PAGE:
Operating Agencies

The unit is operated and maintained by the Midvale Irrigation District.

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Development

History

Since the unit lands were largely included in the Wind River Indian Reservation during the earliest days of western development, settlement came comparatively late. On March 3, 1905, the Congress passed an act ratifying an agreement with the Indians of the Wind River Reservation, ceding lands north of Wind River to the United States. Provisions were made for the disposal of these lands under the homestead, townsite, coal, and mineral land laws.

Investigations

The first reference to the area as a possible irrigation project is found in the third annual report of the Reclamation Service. The reconnaissance was presumably made in July 1904. On February 20, 1906, the State of Wyoming was granted a permit to make a survey for the development of irrigable land. Following the survey by the State, a private company began construction of an irrigation project in the fall of 1906. Wyoming Canal No. 2 was placed in operation in 1908, and in 1915 the irrigation works for the Riverton Valley had been completed. In 1916-1917, the Bureau of Reclamation conducted investigations on the higher lands of the project, involving a greater cost per acre, for the Office of Indian Affairs. All the vacant land within the project was withdrawn from entry and construction was begun on the project as an Indian irrigation project.

Authorization

The project was authorized for construction by the Secretary of the Interior on June 19, 1918, under the terms of the Indian Appropriation Act for fiscal year 1919, approved by the Congress on May 25, 1918. By the act of June 5, 1920, the project was placed under the jurisdiction of the Bureau of Reclamation. On September 25, 1970, Public Law 91-409 reauthorized the project as the Riverton Unit of the Pick-Sloan Missouri Basin Program.

Construction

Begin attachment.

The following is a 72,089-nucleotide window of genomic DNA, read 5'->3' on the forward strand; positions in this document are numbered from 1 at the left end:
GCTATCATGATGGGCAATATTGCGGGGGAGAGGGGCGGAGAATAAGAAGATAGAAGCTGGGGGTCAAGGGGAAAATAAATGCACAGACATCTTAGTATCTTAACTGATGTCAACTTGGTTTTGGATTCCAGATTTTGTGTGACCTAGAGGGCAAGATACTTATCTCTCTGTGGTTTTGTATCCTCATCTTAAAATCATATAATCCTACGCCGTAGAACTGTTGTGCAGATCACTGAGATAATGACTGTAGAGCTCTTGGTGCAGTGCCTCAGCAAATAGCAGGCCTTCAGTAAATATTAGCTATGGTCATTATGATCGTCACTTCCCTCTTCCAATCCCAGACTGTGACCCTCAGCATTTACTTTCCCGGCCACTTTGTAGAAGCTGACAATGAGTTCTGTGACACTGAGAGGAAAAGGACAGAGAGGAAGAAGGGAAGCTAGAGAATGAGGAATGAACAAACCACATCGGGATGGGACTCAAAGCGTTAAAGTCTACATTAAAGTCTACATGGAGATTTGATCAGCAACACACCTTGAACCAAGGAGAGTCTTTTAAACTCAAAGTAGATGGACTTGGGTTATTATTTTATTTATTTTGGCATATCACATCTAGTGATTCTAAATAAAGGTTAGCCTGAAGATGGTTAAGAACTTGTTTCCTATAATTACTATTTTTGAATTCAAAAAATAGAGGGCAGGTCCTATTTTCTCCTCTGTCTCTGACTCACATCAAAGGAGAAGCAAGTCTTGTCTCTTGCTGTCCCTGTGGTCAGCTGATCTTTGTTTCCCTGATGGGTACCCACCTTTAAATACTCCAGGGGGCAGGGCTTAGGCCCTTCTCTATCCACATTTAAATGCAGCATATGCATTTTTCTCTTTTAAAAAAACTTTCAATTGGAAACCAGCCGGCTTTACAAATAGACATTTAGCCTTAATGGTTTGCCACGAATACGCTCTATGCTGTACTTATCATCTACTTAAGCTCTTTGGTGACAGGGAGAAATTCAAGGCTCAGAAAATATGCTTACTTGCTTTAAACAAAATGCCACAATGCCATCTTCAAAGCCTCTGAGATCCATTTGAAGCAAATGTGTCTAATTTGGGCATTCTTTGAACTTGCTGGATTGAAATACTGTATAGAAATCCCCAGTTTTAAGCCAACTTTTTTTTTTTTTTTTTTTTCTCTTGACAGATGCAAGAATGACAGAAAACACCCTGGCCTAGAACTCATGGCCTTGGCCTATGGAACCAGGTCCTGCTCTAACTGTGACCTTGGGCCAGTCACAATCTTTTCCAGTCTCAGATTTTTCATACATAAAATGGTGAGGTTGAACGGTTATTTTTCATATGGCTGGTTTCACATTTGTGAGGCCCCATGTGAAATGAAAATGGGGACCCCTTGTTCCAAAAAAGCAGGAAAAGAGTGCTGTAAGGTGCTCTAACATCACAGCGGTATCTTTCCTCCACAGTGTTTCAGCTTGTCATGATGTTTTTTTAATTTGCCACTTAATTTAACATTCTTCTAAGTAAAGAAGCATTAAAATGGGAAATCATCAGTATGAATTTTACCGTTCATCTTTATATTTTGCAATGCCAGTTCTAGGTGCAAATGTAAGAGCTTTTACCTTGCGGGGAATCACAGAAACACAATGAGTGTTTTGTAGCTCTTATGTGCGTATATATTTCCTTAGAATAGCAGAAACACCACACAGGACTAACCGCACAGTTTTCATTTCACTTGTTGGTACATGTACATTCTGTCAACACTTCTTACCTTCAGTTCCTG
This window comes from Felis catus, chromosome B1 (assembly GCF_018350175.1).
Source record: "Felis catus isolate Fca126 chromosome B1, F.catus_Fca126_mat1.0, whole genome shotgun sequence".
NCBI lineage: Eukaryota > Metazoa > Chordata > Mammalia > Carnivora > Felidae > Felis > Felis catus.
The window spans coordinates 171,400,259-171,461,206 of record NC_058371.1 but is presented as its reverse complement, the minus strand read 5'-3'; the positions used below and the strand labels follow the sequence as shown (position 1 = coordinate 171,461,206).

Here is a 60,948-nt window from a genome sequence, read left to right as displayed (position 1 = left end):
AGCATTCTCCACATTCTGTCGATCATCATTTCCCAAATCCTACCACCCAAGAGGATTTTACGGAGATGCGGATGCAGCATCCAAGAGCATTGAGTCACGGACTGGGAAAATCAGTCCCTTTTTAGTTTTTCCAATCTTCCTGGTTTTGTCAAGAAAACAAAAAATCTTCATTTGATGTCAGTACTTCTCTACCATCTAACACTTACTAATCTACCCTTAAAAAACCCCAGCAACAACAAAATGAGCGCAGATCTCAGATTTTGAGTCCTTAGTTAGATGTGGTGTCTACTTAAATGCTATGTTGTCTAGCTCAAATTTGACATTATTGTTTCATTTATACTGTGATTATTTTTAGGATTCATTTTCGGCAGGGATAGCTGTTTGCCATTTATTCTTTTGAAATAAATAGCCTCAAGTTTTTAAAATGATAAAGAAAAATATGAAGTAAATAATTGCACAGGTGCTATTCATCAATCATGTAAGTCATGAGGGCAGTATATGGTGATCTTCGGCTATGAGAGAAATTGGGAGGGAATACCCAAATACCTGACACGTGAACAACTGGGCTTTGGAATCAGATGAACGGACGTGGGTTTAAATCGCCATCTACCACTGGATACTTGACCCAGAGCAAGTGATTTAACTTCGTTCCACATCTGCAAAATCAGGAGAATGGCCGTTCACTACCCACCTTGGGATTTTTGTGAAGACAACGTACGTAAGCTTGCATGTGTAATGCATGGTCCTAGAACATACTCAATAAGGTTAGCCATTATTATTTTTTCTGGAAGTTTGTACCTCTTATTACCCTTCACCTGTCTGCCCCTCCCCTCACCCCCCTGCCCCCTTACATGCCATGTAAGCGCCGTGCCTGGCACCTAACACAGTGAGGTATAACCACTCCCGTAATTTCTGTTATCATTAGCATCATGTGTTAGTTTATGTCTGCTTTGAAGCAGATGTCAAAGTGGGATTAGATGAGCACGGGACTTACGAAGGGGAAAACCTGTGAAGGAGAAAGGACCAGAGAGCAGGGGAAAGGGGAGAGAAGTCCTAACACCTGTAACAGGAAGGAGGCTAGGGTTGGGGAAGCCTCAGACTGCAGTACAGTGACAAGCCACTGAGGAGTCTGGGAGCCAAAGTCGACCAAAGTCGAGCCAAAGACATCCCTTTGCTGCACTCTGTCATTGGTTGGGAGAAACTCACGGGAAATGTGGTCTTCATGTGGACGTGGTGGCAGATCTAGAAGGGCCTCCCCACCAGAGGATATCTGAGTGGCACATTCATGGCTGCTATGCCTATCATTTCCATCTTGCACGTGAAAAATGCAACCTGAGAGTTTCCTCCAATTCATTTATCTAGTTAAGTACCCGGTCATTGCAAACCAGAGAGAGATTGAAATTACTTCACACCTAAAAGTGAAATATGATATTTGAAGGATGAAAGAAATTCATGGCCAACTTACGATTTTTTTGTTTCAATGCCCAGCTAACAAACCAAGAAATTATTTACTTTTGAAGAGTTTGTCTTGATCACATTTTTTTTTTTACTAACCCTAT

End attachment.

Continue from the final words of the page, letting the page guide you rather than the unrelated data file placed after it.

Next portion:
Actual construction began on the main canal in January 1920. Construction of the Wind River Diversion Dam was started in July 1921 and was completed in 1923.

In 1925, water was delivered to project lands. Further construction was carried out in the 1930`s and following the end of World War II. The construction period for Bull Lake Dam was during 1936-1938. Coincidental with construction of canals and laterals to serve new lands in recent years, major work in draining land already irrigated has been carried out.

Rehabilitation and Betterment

The unit is being modified to include relief to water users, construction, betterment of works, land rehabilitation, water conservation, fish and wildlife conservation and development, flood control, and silt control on the entire unit. Unit modifications consist mainly of addition of sediment excluders at the Wyoming Canal headworks, repair of Wind River Diversion Dam, lining for main canals, lining and pipe for laterals, drains, and fish and wildlife facilities.

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Benefits

Irrigation

Principal crops are alfalfa, beans, alfalfa seed, sugar beets, barley, oats, wheat, sunflower seeds, and potatoes.

Recreation, Fish & Wildlife

Bull Lake Reservoir offers boating and good trout fishing. Ocean Lake, an offstream reservoir located in the center of the irrigated lands about 15 miles northwest of Riverton, is not a storage reservoir, but was created as a result of operation of the unit. Pilot Butte Reservoir, about 10 miles below Wind River Diversion Dam, is also a popular recreation area.

Lake Cameahwait
Ocean Lake
Pilot Butte Reservoir

Flood Control

Bull Lake, with an active capacity of 151,737 acre-feet has greatly reduced flooding on Bull Lake Creek and contributes to the abatement of floods on the Wind River. Total damages reduced by Bull Lake Reservoir since construction has totaled $2.6 million as of 1998.

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Last updated: Apr 05, 2013